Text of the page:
It’s funny because I think that most people seem to hold on to the belief that it’s good enough to simply speak the information to students in order for them to understand even though very few of us learn the most effectively that way. I have always suspected that the lecture holds strong not because it works best and not even just because it’s the way we were all taught, but mostly because it’s the simplest way for the teacher to prepare. It’s much easier to spit out facts and generate basic lecture notes than it is to create learning activities that will be meaningful for students and address the same information. Perhaps it’s time that we all begin admitting that what’s easiest for the professor might actually be worst for the students. I’m not suggesting (nor does the article, I don’t think) ridding of the lecture entirely, but instead determining those moments when lecture would not provide the most meaningful learning experience possible.
Going back to school taught me that I’m a teacher. As the proverbial “they” often say, when you find a profession suited to you, a calling of sorts, you’ll just know it. For me, I wouldn’t say it was quite that easy. Teaching is a difficult profession. I often refer to my first year of high school teaching as “the time of darkness” because of how often I found myself at the end of my fuse, out of energy, confidence, and, oftentimes, health. I sometimes wondered if I were cut out for teaching, if it truly were something that I was “meant” to do. Even after that first year, I met many challenges throughout my teaching. In fact, I didn’t meet my most challenging students until I was into my fourth year as a teacher. However, I still loved stepping in front of my students each day, and I found myself caring about the lives and learning of even my most difficult students.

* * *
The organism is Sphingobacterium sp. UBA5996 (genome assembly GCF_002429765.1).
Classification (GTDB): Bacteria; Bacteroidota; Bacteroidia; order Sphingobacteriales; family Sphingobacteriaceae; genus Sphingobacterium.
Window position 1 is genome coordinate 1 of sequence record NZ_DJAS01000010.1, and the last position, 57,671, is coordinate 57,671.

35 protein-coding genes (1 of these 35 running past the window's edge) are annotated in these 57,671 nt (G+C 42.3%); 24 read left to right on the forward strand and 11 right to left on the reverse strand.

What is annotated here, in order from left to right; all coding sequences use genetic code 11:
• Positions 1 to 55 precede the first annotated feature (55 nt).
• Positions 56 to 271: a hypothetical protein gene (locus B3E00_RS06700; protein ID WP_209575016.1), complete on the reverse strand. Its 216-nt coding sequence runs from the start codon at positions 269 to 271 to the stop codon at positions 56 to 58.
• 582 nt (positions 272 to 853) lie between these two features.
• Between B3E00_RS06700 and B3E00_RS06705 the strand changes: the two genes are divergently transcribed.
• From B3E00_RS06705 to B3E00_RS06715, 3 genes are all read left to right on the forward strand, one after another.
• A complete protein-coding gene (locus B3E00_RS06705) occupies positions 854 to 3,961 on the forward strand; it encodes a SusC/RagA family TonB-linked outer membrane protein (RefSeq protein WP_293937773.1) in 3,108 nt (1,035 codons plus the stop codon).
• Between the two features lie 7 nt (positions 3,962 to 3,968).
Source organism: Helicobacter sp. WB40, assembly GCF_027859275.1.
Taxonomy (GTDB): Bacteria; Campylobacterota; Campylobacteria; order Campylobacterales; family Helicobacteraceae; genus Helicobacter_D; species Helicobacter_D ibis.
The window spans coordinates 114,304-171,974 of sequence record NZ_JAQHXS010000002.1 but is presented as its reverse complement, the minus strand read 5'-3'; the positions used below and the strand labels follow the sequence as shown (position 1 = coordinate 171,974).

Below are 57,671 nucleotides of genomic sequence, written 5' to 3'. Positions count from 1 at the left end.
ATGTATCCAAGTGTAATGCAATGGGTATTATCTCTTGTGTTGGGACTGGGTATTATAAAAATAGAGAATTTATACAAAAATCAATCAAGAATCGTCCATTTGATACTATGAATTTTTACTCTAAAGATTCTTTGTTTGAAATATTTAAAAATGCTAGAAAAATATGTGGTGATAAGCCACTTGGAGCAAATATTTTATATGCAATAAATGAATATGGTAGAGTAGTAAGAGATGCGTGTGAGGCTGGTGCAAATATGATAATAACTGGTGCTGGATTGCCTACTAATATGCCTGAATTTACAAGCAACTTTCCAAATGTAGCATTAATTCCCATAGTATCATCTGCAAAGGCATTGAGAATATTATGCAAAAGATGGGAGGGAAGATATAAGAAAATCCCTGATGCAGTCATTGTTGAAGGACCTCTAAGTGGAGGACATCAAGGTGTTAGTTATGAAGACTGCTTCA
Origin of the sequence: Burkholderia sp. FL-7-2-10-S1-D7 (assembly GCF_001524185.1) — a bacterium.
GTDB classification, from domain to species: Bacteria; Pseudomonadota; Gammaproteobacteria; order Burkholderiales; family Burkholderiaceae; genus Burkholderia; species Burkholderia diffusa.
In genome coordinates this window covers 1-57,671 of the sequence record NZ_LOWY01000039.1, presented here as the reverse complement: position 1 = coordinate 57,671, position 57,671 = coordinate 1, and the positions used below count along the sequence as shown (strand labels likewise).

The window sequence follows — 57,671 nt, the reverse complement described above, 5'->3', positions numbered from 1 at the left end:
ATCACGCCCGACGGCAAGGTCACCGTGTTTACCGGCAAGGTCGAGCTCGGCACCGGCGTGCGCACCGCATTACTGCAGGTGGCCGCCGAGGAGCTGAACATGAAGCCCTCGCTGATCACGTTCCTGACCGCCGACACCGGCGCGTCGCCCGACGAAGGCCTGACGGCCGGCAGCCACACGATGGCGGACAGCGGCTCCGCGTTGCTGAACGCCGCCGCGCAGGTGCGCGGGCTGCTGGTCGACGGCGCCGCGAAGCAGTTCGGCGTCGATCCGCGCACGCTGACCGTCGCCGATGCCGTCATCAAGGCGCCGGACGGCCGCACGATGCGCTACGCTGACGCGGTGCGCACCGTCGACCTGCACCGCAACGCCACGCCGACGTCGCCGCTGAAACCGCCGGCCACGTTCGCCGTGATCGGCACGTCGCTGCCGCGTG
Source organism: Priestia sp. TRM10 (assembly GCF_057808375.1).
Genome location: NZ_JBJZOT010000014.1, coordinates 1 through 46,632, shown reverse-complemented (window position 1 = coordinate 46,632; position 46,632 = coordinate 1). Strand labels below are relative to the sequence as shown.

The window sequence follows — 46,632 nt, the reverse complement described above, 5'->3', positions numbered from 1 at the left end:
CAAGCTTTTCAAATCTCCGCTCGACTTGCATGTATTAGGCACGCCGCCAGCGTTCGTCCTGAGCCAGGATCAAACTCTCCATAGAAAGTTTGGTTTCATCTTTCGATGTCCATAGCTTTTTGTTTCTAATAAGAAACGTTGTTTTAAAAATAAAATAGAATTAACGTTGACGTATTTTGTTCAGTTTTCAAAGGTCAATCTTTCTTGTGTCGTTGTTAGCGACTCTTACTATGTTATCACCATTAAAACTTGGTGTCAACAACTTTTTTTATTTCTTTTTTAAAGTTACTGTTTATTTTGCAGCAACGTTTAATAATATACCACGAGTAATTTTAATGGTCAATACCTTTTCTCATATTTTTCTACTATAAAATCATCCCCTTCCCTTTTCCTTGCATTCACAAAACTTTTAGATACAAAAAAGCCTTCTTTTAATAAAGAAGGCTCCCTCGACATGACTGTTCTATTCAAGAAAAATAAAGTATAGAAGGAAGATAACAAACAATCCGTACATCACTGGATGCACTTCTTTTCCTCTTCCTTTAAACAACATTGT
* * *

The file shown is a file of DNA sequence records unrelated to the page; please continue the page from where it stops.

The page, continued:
Then, I decided to further my own education by going to graduate school, taking the role as student for the first time since I’d started my teaching career. Luckily, I was also fortunate enough to earn a spot in a master’s program that allowed me to be a GTA throughout my years of study. That’s right – I was going to get to be teacher AND student! Transitioning back to the role of student was exciting and empowering, so much so that I worried I would lose some of my teaching spark. I even wondered if I would resent teaching as an obligation that stole away time from my own academic pursuits. Yet, I quickly found that when I stepped in front of my freshman composition students, that same love of teaching emerged. Even when I was stressed out about my own work, helping my students with theirs invigorated me. Indeed, speaking and reading with my students each semester has helped my own writing in ways that I wouldn’t have guessed, showing me in a direct way what I suspected all along – that I learn from my students as often as they learn from me. They help me to grow in ways that I could never grow on my own, and they help me do things that I couldn’t do by myself. Thus, I can’t imagine my life without teaching or, I should say, without learning, because I just can’t help myself – I want to help them, and they give that help back in spades.